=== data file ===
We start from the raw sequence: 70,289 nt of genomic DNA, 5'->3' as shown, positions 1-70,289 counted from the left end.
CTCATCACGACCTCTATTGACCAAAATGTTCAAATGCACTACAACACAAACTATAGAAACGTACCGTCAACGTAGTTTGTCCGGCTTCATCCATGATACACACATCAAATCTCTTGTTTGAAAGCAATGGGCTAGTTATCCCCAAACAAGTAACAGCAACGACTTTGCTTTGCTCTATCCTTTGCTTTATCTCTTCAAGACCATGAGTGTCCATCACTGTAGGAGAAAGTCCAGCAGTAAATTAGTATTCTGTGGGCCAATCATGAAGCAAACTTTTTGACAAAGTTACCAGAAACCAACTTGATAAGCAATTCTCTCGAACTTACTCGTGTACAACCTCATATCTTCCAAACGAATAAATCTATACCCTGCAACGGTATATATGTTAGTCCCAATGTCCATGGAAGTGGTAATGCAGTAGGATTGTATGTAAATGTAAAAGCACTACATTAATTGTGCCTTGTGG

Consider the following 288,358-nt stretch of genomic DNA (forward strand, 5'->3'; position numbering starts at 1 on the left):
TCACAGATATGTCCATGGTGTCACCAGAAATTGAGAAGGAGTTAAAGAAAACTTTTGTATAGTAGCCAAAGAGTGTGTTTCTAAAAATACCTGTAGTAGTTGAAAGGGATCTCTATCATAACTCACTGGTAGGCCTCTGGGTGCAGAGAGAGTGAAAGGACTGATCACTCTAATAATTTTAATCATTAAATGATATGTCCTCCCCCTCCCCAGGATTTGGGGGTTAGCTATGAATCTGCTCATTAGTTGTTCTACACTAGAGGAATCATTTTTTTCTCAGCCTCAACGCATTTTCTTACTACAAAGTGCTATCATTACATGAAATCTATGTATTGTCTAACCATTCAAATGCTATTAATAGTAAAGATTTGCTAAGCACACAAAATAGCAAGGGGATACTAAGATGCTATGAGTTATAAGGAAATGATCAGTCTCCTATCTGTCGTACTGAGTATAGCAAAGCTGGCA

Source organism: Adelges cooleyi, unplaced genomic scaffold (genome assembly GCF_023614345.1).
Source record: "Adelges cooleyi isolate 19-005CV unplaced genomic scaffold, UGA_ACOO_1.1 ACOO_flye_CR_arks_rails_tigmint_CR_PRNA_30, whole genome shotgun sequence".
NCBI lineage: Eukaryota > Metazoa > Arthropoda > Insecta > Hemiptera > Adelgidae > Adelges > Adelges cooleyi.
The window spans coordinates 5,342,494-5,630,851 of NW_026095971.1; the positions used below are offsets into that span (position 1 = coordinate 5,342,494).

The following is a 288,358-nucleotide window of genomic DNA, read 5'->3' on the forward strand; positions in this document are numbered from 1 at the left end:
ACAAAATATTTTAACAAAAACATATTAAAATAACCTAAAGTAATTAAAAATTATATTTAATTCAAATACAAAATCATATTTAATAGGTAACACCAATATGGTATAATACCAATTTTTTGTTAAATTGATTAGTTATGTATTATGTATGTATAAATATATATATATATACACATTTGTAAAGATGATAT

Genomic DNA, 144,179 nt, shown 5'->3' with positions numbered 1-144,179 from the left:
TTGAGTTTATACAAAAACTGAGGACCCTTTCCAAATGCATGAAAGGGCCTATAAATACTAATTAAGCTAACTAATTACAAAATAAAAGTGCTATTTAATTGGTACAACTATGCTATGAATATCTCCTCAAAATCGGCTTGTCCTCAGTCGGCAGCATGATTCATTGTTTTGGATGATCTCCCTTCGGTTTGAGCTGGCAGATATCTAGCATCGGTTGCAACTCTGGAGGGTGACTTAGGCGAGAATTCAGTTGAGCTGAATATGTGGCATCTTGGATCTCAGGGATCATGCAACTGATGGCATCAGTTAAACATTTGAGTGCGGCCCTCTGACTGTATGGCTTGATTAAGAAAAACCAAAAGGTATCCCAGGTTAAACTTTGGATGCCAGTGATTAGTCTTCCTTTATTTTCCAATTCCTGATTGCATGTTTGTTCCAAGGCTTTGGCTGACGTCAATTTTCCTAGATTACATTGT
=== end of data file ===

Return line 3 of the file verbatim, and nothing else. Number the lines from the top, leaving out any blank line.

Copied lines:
Consider the following 288,358-nt stretch of genomic DNA (forward strand, 5'->3'; position numbering starts at 1 on the left):